Tiger Woods was buoyed by his comeback performance at the Hero World Challenge in the Bahamas last week, but he is not going to get carried away and "play too much" when he attempts to re-establish himself next year as one of the sports leading exponents.
The 41-year-old finished in a very respectable 9th place among 18 of the World's finest golfers and was delighted that he had felt no pain from the back injury that needed surgery for a third time 10 months ago and which had since kept him sidelined until last week.
Talking to the media about his plans for the future after closing with a very respectable, 4-under 68 on Sunday, Woods said: "I think we’re going to sit down here and we're going to figure out what’s the best way to build my schedule for the major championships; what my training cycles are going to be and to play enough, but not to play too much."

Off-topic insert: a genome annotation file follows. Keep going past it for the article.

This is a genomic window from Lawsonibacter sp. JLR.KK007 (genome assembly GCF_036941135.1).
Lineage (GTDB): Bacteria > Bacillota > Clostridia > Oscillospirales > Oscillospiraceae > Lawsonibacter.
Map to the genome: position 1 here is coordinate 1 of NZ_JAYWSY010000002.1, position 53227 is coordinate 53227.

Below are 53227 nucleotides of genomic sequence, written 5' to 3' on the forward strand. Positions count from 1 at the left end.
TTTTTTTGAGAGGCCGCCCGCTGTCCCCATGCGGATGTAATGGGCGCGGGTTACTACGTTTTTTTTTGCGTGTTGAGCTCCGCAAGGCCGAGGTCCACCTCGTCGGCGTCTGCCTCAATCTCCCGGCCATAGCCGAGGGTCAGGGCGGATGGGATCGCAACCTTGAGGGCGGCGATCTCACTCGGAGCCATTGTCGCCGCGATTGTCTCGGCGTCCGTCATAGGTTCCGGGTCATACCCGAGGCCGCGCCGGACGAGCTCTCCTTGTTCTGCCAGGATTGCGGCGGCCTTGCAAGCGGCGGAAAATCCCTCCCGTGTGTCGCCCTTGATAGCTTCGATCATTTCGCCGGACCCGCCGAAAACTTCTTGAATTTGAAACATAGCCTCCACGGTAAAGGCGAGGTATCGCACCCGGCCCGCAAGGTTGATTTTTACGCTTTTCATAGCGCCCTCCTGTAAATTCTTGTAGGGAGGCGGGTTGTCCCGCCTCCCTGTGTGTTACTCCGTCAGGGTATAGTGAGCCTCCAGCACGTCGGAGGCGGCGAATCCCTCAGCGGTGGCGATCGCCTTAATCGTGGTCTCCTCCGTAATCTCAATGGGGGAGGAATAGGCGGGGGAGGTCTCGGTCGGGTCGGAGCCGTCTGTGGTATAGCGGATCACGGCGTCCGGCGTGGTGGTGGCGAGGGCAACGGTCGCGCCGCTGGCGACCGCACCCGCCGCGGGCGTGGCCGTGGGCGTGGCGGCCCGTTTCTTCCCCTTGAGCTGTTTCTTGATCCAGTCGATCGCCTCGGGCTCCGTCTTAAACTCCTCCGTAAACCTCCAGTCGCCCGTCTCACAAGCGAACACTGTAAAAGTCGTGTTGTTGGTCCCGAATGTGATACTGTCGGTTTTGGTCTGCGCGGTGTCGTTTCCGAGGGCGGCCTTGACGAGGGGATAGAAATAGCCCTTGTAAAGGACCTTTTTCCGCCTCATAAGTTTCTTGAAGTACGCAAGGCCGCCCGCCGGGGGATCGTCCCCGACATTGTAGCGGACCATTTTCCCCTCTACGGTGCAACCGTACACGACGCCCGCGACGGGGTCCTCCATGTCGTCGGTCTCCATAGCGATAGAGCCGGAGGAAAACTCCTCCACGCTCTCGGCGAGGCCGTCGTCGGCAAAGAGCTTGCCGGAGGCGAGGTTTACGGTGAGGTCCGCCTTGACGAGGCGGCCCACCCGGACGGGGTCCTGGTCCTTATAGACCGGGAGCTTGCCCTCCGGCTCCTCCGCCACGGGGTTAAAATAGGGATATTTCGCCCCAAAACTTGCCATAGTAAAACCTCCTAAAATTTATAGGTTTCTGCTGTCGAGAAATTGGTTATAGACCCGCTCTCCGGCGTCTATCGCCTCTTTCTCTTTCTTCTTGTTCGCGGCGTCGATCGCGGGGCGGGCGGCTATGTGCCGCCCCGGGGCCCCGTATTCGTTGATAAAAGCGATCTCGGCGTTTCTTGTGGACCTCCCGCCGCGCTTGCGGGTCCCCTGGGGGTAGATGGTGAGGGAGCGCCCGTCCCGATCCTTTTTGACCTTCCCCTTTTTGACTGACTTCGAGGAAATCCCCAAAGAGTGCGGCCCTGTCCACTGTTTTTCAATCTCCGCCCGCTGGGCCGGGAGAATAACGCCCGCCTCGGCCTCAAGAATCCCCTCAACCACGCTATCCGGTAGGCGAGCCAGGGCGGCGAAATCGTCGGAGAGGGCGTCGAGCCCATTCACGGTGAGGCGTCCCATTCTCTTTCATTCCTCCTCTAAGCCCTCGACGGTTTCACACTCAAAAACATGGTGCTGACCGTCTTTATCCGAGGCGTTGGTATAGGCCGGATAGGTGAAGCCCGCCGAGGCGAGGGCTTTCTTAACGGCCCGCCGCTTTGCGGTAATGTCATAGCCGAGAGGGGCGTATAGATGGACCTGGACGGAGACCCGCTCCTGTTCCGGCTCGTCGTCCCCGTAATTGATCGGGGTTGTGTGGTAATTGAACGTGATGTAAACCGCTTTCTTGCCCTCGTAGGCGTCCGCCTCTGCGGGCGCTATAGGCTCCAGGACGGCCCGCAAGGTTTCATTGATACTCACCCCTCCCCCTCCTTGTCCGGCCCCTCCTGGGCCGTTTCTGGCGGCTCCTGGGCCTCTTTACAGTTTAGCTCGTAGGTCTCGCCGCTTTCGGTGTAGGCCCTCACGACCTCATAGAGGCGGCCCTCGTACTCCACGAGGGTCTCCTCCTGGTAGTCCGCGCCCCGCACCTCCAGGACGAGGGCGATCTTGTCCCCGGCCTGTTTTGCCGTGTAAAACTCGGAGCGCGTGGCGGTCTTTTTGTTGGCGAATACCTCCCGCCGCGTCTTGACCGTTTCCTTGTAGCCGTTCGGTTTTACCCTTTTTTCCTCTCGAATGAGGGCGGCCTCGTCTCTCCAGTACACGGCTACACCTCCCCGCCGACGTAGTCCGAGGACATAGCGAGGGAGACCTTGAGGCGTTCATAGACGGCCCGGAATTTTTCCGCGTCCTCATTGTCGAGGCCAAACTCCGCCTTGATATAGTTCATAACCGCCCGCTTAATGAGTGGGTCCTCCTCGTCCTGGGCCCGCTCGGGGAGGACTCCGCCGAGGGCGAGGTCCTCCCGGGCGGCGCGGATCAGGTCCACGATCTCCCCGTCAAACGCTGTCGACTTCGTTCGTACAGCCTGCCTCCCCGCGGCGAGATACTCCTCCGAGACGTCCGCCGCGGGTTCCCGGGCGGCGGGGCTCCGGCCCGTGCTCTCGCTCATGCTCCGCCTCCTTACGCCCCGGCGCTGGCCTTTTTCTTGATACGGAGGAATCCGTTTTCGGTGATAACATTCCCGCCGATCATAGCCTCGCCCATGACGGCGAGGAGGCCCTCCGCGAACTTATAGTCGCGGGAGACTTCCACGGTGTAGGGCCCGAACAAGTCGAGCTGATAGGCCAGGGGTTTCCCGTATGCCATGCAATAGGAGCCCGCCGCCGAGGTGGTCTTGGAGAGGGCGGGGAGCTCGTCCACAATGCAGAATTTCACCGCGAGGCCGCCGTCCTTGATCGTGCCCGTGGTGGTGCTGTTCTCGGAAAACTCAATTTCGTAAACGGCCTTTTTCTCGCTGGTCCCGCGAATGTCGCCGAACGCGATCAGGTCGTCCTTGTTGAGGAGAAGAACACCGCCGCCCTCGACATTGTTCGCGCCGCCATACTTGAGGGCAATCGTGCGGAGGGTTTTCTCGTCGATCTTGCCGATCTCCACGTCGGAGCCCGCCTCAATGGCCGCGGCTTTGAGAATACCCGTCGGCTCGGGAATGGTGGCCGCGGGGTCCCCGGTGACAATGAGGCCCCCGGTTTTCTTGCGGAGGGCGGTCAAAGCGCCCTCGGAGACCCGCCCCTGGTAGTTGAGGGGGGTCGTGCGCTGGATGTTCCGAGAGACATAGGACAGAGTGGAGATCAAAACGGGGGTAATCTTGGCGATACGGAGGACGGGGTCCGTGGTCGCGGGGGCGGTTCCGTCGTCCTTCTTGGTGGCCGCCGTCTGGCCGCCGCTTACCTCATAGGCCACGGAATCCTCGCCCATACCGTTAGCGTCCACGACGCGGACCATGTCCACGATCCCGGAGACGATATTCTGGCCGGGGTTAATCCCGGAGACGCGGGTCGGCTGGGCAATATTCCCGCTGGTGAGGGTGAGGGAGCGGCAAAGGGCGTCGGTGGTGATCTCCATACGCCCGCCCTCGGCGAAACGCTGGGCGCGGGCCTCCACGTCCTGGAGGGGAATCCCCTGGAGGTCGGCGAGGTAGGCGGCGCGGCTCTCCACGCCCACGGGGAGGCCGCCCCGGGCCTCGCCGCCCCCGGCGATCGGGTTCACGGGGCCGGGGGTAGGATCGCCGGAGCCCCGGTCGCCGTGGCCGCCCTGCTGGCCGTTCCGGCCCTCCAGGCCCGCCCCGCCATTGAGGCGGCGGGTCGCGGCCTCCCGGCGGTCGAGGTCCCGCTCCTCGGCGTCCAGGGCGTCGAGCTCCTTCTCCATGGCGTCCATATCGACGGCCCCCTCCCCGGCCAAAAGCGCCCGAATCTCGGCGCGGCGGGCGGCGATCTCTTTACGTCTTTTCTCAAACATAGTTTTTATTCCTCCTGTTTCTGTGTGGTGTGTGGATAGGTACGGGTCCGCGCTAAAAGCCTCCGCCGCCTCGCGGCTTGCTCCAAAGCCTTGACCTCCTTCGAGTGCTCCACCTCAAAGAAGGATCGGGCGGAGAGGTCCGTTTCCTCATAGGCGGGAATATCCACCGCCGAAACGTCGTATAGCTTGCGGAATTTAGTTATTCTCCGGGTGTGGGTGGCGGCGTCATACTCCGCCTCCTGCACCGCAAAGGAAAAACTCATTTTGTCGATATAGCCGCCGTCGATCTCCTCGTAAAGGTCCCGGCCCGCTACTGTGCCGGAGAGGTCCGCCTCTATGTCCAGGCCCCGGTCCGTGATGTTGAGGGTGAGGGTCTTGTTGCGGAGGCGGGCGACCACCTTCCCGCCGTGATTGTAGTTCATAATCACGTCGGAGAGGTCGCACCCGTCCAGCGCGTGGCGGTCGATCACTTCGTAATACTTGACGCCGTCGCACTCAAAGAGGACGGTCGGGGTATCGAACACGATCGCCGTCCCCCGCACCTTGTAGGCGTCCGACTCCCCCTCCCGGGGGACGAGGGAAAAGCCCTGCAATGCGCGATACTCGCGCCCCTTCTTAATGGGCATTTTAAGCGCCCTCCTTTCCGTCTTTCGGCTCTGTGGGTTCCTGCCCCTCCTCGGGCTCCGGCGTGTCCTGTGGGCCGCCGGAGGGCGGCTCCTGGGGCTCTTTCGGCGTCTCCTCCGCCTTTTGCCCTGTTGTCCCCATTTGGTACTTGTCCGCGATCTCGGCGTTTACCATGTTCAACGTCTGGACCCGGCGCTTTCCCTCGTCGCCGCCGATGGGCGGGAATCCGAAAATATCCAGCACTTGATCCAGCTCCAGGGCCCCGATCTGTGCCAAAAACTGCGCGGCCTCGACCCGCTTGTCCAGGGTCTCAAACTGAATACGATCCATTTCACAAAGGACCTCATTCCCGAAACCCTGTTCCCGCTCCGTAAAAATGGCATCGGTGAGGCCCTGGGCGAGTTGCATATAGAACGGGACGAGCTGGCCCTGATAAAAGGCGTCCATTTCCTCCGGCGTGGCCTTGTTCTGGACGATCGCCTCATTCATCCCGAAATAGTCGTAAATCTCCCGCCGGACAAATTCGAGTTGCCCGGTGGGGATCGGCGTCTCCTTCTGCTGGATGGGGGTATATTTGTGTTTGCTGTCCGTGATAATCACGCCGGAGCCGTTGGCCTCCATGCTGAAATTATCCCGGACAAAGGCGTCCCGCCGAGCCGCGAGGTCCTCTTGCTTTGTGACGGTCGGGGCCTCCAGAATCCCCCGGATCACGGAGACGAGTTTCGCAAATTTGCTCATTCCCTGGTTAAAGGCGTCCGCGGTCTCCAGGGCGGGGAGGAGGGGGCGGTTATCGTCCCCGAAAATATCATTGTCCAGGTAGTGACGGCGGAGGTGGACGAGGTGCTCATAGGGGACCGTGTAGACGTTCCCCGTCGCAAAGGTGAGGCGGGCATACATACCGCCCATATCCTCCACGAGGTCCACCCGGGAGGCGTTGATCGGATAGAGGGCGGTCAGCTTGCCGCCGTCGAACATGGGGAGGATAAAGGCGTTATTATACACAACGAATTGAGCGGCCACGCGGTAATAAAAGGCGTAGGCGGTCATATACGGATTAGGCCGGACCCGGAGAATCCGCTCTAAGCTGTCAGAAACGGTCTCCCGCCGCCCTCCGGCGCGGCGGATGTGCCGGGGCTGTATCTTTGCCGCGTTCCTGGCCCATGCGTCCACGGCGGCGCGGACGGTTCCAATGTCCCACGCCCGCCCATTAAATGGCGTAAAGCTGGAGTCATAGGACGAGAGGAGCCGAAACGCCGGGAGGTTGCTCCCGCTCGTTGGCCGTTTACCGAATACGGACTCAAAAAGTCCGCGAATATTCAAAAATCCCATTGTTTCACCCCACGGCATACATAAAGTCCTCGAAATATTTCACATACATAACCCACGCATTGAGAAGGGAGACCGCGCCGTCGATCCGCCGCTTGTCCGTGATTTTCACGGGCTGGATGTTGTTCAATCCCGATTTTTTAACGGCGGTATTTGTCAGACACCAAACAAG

Woods' driving and putting were pretty much on a par with the best in the Bahamas and the only worrying factor he might have taken away will almost certainly have been about his ineffective chipping
"I really drove it well and I really putted well. I know I had one day where I didn't have speed on the greens, but I hit a lot of good putts this week.
"So yes, I'm excited. This is the way I've been playing at home. I’m not quite hitting it as far, but I had the adrenaline going and overall I'm very pleased."
The long-time World No 1 and winner of 14 majors, hesitated to name a date for his next PGA Tour appearance, but there is a strong feeling it will be in the Farmers Insurance Open at one of his favourite courses, Torrey Pines in San Diago, in late January.
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